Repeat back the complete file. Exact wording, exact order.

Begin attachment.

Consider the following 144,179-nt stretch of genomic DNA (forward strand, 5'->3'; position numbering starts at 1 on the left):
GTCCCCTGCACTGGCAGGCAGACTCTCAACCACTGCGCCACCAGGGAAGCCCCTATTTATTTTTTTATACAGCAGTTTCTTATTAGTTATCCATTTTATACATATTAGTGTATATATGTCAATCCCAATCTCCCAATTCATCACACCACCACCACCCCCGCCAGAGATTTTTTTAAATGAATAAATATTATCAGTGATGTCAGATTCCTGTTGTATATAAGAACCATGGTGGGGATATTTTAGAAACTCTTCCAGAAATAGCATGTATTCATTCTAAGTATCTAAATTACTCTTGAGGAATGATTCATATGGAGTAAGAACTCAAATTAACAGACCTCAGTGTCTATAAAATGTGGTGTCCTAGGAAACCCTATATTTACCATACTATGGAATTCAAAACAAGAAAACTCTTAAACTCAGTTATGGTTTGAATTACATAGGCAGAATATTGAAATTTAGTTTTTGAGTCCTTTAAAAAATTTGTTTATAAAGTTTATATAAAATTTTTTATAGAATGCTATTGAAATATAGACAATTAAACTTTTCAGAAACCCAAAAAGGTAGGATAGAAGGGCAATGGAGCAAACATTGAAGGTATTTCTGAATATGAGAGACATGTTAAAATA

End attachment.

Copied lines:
Consider the following 144,179-nt stretch of genomic DNA (forward strand, 5'->3'; position numbering starts at 1 on the left):
GTCCCCTGCACTGGCAGGCAGACTCTCAACCACTGCGCCACCAGGGAAGCCCCTATTTATTTTTTTATACAGCAGTTTCTTATTAGTTATCCATTTTATACATATTAGTGTATATATGTCAATCCCAATCTCCCAATTCATCACACCACCACCACCCCCGCCAGAGATTTTTTTAAATGAATAAATATTATCAGTGATGTCAGATTCCTGTTGTATATAAGAACCATGGTGGGGATATTTTAGAAACTCTTCCAGAAATAGCATGTATTCATTCTAAGTATCTAAATTACTCTTGAGGAATGATTCATATGGAGTAAGAACTCAAATTAACAGACCTCAGTGTCTATAAAATGTGGTGTCCTAGGAAACCCTATATTTACCATACTATGGAATTCAAAACAAGAAAACTCTTAAACTCAGTTATGGTTTGAATTACATAGGCAGAATATTGAAATTTAGTTTTTGAGTCCTTTAAAAAATTTGTTTATAAAGTTTATATAAAATTTTTTATAGAATGCTATTGAAATATAGACAATTAAACTTTTCAGAAACCCAAAAAGGTAGGATAGAAGGGCAATGGAGCAAACATTGAAGGTATTTCTGAATATGAGAGACATGTTAAAATA